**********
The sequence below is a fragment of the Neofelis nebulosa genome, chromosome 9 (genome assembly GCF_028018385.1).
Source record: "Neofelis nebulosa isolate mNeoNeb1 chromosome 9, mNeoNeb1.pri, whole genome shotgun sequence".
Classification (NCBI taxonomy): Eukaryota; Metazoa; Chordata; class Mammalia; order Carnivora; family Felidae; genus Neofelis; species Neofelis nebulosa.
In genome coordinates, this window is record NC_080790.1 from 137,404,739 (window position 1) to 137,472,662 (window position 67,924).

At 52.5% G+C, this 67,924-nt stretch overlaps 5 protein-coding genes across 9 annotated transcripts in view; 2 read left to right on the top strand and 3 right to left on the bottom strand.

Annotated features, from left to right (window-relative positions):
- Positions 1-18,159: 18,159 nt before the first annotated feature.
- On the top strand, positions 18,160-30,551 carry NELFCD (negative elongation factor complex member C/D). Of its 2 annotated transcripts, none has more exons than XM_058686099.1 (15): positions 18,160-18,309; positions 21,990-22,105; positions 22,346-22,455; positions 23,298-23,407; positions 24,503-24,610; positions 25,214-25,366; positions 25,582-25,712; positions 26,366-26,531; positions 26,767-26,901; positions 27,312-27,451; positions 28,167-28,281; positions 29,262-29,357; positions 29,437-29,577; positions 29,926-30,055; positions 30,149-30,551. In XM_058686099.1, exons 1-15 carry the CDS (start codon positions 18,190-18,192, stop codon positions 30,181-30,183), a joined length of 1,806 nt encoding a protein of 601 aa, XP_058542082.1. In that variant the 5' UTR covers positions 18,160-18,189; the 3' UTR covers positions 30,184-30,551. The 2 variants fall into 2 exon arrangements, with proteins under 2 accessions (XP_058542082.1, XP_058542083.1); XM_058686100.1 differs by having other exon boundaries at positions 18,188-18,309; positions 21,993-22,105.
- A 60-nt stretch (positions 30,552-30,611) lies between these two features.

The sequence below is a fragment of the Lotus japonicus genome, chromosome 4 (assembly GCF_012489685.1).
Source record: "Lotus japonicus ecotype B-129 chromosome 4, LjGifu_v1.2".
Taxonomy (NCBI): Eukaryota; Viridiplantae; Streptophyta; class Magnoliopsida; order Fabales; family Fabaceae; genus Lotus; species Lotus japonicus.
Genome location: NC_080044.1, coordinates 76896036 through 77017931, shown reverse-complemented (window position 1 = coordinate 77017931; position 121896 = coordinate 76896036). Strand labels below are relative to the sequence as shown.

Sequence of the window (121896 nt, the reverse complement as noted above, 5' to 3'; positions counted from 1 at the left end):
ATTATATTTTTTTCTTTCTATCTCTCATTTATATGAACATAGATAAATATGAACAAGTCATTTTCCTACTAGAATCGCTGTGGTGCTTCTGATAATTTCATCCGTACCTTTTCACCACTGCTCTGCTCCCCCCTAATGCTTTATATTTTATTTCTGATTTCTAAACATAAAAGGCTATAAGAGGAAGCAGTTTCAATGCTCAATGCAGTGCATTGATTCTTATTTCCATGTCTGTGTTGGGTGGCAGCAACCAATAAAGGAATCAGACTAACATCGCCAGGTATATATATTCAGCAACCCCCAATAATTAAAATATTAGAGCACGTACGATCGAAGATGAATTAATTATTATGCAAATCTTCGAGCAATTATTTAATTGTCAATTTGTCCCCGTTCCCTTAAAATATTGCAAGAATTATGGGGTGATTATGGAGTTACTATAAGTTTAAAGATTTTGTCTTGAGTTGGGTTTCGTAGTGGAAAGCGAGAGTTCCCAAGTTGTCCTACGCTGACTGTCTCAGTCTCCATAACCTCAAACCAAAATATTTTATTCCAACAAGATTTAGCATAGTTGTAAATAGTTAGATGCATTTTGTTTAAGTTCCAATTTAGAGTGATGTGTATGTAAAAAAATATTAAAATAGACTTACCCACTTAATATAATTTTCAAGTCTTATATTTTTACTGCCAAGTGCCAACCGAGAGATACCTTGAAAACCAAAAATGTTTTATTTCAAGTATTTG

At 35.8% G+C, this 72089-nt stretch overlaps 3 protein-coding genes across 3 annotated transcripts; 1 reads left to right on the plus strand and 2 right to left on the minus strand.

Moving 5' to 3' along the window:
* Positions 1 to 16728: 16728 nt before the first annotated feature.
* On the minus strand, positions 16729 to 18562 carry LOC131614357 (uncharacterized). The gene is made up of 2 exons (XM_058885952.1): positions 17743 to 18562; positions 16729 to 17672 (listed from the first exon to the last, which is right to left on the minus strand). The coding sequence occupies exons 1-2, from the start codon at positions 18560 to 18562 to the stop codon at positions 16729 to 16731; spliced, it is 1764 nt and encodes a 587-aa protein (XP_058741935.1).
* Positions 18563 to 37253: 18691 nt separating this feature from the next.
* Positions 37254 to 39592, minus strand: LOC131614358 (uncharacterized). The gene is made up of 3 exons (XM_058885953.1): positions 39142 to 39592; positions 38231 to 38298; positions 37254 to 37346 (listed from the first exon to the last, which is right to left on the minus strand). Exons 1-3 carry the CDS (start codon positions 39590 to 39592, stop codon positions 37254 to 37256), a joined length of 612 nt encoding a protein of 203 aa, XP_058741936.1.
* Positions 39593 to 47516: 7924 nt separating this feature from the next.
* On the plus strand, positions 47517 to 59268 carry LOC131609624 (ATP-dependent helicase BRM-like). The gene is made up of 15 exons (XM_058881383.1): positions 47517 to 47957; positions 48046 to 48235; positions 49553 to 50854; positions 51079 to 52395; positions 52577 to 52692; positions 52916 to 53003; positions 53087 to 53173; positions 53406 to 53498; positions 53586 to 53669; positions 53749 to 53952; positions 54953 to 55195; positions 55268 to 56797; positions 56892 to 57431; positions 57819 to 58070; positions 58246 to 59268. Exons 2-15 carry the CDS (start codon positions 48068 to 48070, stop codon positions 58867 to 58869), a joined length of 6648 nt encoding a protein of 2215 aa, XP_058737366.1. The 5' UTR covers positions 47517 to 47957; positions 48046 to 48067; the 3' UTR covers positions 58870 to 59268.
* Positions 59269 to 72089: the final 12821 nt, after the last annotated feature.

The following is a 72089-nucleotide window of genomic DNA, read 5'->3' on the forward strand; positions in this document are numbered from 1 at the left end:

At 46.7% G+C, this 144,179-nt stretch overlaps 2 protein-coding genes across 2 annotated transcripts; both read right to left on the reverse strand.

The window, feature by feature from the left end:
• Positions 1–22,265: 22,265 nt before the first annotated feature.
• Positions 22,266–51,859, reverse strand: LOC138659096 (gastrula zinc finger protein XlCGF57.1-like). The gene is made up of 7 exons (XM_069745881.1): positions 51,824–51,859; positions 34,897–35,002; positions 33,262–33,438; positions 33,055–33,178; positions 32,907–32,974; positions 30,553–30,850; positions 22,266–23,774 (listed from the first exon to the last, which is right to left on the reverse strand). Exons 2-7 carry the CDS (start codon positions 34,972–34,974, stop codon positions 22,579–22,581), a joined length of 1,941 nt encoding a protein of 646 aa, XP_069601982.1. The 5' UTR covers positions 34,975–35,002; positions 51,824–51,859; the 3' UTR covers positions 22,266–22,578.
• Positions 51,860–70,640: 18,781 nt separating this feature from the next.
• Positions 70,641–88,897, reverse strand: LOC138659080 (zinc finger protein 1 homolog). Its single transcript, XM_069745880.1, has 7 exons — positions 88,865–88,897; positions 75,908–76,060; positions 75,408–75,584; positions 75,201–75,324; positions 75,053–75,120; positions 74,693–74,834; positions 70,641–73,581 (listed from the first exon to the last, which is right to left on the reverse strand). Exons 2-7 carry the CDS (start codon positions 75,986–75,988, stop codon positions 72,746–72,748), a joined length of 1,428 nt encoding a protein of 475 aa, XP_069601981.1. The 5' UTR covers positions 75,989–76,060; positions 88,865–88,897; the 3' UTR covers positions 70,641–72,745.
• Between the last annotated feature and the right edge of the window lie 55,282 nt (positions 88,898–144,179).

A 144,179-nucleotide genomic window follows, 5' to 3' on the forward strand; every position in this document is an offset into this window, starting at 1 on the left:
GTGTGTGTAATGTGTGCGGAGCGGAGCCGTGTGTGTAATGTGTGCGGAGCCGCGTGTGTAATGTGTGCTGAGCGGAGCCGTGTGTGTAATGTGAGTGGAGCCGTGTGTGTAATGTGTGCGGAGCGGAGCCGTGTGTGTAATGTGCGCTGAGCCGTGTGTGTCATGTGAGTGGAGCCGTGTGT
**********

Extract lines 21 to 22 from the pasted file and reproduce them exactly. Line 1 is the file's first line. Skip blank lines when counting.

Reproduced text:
* Positions 37254 to 39592, minus strand: LOC131614358 (uncharacterized). The gene is made up of 3 exons (XM_058885953.1): positions 39142 to 39592; positions 38231 to 38298; positions 37254 to 37346 (listed from the first exon to the last, which is right to left on the minus strand). Exons 1-3 carry the CDS (start codon positions 39590 to 39592, stop codon positions 37254 to 37256), a joined length of 612 nt encoding a protein of 203 aa, XP_058741936.1.
* Positions 39593 to 47516: 7924 nt separating this feature from the next.